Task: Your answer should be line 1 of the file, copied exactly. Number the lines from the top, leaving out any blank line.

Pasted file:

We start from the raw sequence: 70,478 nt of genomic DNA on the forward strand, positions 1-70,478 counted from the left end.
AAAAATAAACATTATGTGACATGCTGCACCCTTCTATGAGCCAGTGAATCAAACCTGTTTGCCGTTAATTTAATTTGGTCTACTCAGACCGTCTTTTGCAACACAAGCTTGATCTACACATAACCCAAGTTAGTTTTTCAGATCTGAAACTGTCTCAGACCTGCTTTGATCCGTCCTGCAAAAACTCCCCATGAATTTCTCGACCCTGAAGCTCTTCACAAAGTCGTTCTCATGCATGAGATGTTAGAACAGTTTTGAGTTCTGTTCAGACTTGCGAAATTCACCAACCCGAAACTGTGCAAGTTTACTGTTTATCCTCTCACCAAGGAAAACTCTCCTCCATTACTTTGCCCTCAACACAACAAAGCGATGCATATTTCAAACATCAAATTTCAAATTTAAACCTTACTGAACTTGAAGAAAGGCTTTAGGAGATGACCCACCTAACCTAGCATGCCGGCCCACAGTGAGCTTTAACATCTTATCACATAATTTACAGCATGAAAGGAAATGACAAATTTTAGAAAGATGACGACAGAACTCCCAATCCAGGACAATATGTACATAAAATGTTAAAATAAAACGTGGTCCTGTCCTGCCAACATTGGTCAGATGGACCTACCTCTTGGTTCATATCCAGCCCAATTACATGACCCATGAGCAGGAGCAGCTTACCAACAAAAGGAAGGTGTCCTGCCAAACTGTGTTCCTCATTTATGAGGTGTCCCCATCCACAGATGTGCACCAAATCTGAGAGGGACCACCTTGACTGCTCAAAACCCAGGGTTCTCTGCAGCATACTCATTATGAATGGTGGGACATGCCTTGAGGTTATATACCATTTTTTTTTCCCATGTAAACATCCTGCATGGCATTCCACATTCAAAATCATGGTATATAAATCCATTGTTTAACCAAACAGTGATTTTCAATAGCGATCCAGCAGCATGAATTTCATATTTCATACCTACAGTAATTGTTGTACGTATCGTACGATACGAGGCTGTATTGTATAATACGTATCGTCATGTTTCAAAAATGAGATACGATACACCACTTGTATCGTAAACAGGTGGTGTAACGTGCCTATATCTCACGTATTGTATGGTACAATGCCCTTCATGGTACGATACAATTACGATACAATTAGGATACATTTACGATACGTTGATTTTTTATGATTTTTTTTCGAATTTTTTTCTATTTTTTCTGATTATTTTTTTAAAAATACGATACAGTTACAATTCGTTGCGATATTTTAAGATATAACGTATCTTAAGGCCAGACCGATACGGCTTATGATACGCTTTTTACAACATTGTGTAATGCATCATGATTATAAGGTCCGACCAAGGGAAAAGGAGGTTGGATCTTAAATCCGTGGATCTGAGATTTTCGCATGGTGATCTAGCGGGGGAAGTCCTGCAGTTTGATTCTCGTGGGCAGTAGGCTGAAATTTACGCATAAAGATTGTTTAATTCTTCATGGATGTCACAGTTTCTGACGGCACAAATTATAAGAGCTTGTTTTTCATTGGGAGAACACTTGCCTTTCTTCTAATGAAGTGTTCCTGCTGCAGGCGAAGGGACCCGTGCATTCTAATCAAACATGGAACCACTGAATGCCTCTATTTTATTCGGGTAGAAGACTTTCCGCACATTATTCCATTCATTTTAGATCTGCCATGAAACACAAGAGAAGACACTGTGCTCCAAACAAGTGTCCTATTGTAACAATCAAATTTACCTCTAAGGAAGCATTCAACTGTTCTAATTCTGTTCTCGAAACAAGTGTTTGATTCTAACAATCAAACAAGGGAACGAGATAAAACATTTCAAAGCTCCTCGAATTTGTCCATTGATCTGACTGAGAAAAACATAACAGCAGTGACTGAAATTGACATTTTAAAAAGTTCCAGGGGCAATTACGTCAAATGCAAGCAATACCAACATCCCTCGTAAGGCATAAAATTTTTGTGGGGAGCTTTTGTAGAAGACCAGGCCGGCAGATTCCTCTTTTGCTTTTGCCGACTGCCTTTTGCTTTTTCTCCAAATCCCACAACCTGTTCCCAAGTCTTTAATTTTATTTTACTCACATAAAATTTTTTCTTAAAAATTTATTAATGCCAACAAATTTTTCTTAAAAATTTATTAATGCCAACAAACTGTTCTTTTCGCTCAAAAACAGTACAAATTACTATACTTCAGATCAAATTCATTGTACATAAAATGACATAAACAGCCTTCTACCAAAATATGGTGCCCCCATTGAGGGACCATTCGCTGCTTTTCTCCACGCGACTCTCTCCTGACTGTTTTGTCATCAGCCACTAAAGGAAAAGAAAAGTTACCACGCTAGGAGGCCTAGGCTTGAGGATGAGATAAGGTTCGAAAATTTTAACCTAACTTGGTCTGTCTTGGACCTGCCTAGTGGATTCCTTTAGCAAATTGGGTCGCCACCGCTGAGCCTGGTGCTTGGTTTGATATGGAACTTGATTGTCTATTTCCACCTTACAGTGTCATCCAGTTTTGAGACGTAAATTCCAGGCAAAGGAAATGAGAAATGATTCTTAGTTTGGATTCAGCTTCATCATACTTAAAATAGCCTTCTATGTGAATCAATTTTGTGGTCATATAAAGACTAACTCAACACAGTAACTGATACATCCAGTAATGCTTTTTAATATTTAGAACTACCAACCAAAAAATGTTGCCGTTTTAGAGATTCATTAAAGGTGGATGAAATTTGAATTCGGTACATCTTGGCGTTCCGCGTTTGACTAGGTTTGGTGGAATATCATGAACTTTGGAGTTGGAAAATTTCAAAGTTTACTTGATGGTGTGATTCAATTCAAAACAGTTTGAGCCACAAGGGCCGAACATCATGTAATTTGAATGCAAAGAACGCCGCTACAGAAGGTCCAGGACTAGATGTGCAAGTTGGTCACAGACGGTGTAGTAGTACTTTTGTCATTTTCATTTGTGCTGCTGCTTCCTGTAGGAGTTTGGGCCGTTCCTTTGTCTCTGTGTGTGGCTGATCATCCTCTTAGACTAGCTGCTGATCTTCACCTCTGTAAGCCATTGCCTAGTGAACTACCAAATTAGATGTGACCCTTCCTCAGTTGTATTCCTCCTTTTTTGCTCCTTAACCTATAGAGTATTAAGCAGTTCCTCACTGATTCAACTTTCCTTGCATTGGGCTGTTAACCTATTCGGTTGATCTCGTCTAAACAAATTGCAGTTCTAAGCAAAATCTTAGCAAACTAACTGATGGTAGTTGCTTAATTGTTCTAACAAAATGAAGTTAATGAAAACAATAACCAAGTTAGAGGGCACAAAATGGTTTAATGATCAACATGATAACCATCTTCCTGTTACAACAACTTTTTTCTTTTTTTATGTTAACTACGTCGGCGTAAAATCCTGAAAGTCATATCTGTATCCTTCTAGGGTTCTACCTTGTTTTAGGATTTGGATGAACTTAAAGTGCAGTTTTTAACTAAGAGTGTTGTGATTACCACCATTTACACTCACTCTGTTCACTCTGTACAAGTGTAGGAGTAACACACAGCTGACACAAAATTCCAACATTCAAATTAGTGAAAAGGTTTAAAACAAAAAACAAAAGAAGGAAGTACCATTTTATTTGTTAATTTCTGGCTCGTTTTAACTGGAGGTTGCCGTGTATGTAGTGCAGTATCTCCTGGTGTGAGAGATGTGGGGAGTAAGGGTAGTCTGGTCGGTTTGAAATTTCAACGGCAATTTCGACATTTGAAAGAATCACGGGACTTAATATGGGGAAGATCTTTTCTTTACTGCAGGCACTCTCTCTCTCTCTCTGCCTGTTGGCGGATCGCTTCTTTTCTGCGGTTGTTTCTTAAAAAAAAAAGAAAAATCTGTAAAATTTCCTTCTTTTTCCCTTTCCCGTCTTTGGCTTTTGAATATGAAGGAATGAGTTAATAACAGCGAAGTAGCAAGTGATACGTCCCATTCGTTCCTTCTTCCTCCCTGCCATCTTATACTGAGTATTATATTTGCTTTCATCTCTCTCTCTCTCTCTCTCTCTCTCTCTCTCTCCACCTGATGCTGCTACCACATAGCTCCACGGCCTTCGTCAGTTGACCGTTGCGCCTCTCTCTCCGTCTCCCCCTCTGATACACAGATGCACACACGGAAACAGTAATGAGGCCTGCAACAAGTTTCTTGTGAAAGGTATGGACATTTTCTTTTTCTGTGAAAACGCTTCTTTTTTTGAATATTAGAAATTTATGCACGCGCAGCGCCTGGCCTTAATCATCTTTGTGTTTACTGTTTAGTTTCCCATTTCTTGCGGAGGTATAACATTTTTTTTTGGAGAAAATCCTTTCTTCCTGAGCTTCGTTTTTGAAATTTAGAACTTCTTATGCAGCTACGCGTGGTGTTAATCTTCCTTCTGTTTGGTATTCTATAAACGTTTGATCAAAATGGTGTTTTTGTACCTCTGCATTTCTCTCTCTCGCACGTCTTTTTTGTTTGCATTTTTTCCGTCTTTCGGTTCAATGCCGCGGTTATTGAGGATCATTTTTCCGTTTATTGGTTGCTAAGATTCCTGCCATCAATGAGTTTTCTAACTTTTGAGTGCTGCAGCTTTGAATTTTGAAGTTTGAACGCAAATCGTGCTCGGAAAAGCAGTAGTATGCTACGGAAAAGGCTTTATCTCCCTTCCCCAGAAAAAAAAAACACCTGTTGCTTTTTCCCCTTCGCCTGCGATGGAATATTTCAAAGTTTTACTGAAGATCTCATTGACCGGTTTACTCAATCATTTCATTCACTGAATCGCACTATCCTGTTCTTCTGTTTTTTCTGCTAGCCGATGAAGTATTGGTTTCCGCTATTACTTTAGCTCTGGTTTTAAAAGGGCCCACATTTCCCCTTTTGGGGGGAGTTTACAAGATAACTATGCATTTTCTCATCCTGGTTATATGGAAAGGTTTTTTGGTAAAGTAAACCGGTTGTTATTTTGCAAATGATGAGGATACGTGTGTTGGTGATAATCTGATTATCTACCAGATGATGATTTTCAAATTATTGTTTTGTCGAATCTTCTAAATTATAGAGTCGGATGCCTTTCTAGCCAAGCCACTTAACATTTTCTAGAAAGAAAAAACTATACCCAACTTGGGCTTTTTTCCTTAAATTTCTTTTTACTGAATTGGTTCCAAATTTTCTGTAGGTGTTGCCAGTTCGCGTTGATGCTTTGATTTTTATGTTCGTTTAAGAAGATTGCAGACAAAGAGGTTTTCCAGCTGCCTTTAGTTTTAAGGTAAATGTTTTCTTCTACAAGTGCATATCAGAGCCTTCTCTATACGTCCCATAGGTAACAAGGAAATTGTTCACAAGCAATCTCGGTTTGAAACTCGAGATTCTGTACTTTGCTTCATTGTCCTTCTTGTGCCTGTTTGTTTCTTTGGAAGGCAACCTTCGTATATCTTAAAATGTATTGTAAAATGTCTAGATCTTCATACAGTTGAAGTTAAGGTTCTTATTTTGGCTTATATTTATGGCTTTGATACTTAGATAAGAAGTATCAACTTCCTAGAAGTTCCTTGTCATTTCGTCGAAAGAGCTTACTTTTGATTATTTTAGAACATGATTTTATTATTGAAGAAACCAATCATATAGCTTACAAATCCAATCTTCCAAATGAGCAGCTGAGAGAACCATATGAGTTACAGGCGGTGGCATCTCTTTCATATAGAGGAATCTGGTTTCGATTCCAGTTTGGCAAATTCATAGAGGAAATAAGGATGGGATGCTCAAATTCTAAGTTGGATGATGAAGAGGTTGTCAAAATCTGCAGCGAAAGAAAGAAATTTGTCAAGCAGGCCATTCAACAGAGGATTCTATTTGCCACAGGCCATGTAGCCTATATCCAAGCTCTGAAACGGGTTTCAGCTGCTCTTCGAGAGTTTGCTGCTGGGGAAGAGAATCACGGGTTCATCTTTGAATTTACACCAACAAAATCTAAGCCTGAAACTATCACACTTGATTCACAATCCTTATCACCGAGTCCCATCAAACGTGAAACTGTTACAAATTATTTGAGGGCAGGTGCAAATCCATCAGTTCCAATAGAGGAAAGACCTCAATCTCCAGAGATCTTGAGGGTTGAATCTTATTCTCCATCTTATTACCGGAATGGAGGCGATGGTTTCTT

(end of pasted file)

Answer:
We start from the raw sequence: 70,478 nt of genomic DNA on the forward strand, positions 1-70,478 counted from the left end.